I stumbled ignominiously through the trees toward the distant, glaring eyes of the car. Hopelessness had me by the throat, and an ache of self-pity. What had I done to deserve this? Why had God picked on me as a victim for these two unknown men? Now they would be really angry. They would hurt me and later almost certainly kill me. But the police would dig the bullets out of me! What evil crime were they engaged on that made them indifferent to the evidence of my dead body? Whatever the crime was, they must be quite confident that there would be no evidence. Because there would be no me! They would bury me, drop me in the lake with a stone round my neck!
I came out through the fringe of the trees. The thin man leaned out of the car and called to Sluggsy, “Okay. Take her back. Don't treat her rough. That's for me.” He put the car into reverse.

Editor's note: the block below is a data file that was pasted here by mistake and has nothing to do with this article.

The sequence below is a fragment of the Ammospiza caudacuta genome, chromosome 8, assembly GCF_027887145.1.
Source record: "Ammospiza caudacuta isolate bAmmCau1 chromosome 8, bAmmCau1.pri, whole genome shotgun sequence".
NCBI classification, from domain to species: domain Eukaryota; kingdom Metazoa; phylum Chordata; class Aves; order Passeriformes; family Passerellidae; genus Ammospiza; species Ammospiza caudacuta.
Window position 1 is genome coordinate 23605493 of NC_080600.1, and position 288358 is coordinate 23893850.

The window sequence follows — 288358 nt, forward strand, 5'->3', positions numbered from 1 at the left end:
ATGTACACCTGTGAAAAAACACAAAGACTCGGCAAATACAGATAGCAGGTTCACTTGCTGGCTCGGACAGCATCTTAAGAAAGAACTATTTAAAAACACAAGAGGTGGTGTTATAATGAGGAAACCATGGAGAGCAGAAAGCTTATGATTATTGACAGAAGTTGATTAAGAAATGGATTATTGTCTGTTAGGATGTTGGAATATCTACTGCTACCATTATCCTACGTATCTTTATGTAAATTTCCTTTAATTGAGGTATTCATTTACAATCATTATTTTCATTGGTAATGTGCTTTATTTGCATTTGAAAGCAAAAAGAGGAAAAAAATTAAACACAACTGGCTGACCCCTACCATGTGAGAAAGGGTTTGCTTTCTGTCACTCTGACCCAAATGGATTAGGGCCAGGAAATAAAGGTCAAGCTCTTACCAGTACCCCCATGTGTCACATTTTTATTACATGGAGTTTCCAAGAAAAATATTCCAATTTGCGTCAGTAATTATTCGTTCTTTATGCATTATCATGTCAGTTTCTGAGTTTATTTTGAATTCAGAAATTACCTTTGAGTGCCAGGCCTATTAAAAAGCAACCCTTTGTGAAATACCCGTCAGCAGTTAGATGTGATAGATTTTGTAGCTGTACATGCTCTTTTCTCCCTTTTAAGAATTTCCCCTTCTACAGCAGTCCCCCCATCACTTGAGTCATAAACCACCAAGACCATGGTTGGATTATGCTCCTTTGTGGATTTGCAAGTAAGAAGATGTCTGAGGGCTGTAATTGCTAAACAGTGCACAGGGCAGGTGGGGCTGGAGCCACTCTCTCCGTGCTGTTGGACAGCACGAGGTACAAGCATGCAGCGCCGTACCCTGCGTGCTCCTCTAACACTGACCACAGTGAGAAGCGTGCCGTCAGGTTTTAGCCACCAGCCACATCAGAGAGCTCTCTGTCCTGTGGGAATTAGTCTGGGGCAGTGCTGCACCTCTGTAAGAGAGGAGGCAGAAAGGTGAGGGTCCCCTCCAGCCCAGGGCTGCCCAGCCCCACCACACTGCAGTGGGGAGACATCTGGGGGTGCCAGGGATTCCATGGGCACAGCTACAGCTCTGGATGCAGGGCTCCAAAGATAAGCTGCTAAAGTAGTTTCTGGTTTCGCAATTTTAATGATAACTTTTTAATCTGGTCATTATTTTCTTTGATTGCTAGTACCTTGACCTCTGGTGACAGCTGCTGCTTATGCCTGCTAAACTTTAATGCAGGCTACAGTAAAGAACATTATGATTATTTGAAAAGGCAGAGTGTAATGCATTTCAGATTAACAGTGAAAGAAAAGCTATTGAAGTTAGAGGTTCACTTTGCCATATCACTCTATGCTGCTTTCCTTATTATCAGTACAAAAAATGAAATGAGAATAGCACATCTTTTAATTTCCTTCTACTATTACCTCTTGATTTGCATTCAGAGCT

Sluggsy came up beside me, and his free hand fondled me lasciviously. I just said, “Don't.” I had no will left to resist.
He said softly, “You're in trouble, bimbo. Horror's a mean guy. He'll hurt you bad. Now you say 'Yes' to me for tonight, and promise to act sweet, and mebbe I can get the heat taken off. Howsabout it, baby?”
I summoned a last ounce of fight. “I'd rather die than have you touch me.”
“Okay, sweetheart. So you won't give, so I take for myself. I reckon you've earned yourself a rough night. Get me?” He pinched me viciously so that I cried out. Sluggsy laughed delightedly. “That's right. Sing, baby! Might as well get into the practice.”